Sen. Norm McAllister (left) walks through the Franklin County court building in St. Albans with his attorney, Brooks McArthur, on Monday.
As a judge set dates Monday for the second sexual assault trial for Sen. Norm McAllister (R-Franklin), the lawmaker’s son defended him in an interview on the courthouse steps.
At a brief status conference in the St. Albans courthouse, Superior Court Judge Robert Mello scheduled the trial for August 10-12. Jury selection will be held August 9 — the same day as the primary election in which Franklin County Republican voters will determine whether to nominate McAllister for reelection in November.
After the hearing, McAllister and his attorney, Brooks McArthur, departed. But McAllister’s son, Heath McAllister, lingered, expressing frustration over the charges against his father. In an interview with Seven Days on the courthouse steps, Heath McAllister said he wanted the truth told.
Heath McAllister defends his father, Sen. Norm McAllister, during an interview outside court.
“He didn’t do anything wrong,” he said.
His father had brief consensual sexual relationships with the two women who accused him of sexual assault, said Heath McAllister, 41, who is the middle of McAllister’s three children. Norm McAllister, who was suspended from the Senate by colleagues in January, is innocent, his son said.
The sexual relationships happened in 2014, after Norm McAllister’s wife died, his son said. Lena McAllister, a first-grade teacher, died of cancer at age 61 in September 2013.
“He was a lonely man,” Heath McAllister said. “He had consensual sex after my mom passed away with two women that he thought were — not necessarily friends, but they’re at least decent acquaintances.”
The younger of the two women was 19 at the time, Heath McAllister said, not 16, as she alleged in court in June. He said the relationship was mutual, though he acknowledged that some might be "disgusted" that his father was 63 and she was 19. Norm McAllister was charged in May 2015 with sexually assaulting two women who had worked on his Highgate goat farm. A judge agreed the cases would be tried separately.
After a day of testimony during the first trial, in June, the first case was dismissed. That’s because the accuser admitted to state prosecutors that she had lied on the stand over a tangential question, her lawyer, Karen Shingler, told Seven Days. She reportedly lied over whether she had kissed another farm worker.
Heath McAllister expressed outrage that the woman faced no legal consequence such as being charged with perjury.
Deputy State’s Attorney Diane Wheeler, who prosecuted the case, said at the time that there had been no discussion of charging the woman with perjury, and that her office could not levy charges because it was involved in the case. Victim advocates have said that filing perjury charges in such a case would make victims in other sexual assault cases fearful of testifying.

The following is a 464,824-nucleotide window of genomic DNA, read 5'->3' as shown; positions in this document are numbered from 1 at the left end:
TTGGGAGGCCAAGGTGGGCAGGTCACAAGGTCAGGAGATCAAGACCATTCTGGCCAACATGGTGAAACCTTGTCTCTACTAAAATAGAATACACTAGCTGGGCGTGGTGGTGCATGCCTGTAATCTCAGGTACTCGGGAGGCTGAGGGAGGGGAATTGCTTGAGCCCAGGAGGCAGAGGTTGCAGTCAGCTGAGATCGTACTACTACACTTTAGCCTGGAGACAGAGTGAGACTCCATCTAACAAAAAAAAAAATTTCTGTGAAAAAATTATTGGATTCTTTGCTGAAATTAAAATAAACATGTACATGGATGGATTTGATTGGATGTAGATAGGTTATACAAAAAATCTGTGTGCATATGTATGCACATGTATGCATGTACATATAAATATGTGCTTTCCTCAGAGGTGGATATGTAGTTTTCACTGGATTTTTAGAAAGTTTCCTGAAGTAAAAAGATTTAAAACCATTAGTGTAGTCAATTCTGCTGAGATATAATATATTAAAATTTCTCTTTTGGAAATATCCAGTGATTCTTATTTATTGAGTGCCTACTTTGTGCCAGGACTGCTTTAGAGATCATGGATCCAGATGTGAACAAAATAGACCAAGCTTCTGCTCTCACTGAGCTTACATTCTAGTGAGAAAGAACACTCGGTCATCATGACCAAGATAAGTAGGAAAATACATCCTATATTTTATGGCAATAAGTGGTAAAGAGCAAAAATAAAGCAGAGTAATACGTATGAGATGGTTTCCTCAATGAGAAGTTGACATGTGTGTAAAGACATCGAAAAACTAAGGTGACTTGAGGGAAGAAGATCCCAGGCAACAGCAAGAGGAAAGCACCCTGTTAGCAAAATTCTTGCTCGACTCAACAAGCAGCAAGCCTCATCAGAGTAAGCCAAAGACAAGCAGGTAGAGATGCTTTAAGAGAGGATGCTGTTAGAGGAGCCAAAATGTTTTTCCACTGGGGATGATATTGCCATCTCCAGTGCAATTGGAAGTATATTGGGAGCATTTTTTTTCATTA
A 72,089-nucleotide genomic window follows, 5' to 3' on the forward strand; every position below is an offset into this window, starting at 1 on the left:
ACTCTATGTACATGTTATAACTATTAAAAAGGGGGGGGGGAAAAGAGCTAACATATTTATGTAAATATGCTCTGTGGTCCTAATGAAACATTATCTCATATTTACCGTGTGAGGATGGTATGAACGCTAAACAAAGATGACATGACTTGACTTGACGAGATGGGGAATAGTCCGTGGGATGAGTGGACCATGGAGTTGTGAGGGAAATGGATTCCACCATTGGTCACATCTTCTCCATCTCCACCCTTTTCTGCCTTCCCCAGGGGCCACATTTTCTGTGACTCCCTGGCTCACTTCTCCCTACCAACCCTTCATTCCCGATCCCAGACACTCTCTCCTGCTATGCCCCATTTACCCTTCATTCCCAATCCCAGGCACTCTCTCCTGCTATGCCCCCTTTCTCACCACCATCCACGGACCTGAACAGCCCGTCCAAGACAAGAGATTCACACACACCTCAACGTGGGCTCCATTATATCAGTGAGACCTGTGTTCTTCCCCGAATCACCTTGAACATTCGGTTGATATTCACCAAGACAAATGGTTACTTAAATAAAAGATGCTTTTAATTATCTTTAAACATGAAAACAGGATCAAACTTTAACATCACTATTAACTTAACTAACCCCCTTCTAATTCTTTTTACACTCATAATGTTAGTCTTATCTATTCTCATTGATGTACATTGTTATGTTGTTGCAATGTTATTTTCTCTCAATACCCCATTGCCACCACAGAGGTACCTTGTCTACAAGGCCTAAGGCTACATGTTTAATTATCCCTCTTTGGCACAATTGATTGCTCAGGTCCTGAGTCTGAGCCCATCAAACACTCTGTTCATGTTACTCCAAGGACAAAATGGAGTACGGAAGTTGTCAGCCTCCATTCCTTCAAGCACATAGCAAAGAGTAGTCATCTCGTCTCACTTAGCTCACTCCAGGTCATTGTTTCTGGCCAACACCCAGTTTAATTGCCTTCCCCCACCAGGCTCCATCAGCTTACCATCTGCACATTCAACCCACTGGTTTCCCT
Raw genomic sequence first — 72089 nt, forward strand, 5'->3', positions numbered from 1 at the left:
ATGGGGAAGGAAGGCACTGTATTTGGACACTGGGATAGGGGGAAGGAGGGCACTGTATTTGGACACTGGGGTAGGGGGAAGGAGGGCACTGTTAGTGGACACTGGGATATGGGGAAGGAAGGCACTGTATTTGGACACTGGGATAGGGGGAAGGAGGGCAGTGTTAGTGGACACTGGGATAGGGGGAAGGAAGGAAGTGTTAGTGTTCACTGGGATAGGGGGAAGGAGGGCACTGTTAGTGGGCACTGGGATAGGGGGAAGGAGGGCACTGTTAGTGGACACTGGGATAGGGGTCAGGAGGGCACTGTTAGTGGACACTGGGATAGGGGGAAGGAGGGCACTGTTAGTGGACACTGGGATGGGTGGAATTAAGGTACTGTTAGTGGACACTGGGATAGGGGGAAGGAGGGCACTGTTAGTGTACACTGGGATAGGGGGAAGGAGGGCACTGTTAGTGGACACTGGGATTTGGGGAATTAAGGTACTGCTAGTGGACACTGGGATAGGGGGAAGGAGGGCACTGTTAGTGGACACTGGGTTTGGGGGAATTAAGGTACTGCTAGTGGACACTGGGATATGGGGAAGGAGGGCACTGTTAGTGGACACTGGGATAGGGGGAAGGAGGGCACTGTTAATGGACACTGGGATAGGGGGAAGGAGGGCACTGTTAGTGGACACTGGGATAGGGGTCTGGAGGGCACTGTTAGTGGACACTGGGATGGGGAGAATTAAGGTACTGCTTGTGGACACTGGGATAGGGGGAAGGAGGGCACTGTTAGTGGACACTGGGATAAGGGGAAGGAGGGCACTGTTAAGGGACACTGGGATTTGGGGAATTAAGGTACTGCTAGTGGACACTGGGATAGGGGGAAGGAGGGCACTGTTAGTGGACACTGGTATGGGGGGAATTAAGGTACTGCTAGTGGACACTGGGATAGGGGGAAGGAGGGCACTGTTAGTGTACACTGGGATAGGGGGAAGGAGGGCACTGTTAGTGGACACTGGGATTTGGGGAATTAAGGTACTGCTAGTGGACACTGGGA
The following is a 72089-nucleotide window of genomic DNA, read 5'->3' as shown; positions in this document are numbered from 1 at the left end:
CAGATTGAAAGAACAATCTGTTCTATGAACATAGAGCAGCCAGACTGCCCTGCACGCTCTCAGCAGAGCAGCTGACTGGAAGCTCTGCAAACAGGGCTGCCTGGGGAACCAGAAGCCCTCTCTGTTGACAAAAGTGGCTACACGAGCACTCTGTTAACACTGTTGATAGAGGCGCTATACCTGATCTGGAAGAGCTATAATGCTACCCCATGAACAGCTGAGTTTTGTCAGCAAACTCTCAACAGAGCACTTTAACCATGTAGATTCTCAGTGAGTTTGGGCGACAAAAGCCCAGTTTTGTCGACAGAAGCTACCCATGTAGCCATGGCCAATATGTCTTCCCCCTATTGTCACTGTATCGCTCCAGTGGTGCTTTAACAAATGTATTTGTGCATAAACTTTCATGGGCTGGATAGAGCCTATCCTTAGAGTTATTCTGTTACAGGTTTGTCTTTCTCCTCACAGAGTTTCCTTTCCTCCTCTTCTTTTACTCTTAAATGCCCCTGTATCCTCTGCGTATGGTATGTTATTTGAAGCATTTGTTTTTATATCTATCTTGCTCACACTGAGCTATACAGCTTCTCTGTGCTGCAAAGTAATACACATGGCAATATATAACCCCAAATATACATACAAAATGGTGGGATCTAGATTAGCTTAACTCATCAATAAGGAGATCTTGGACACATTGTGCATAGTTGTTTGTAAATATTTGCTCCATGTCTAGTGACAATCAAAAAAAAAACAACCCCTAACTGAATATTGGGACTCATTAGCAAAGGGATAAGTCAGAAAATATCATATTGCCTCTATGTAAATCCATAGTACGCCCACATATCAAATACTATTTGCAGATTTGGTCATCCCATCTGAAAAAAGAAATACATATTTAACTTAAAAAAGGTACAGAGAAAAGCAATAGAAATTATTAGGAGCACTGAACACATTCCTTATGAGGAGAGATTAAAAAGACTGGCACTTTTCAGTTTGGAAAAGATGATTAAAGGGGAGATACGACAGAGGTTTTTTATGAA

Norm McAllister’s attorneys never made it clear during the first trial whether their client would admit having sex with the woman. He never took the stand.
Heath McAllister said the accuser in the upcoming trial levied allegations because she couldn’t come up with the rent to pay for the trailer where she lived on his father’s property.
He said his father has to sell off property to pay his legal bills. Heath McAllister said his sister and her family will be forced to move because of the sale.
Norm McAllister potentially faces evidence in the upcoming trial that didn’t exist in the last one. State police recounted in court papers a telephone conversation they recorded between Norm McAllister and the accuser in the looming trial just before his arrest last spring.
“I knew I was forcing you to do something you didn’t want to do,” Norm McAllister is quoted in a police affidavit as telling the woman in the recorded conversation. “... I knew that you didn’t really want to do that.”
His son said the conversation was misleading. “If you take it all completely out of context just for what it is, it sounds horrible,” he said. “If you’ve had a relationship with somebody and you trust them and you start talking about different things … It can sound terrible … Did my dad talk like a pig? Sure. I don’t know how many men have.”
McArthur declined to comment as he left court Monday about whether he will seek to have that recorded conversation quashed.
Wheeler said the alleged victim in the second case was ready to testify. She also said that she didn’t expect the dismissal of the first case to affect the second.
Neither McArthur nor Wheeler returned later calls seeking reaction to Heath McAllister’s comments.
Update, July 21, 2016, at 5 p.m.: A quote from Heath McAllister in a previous version of this story is now paraphrased.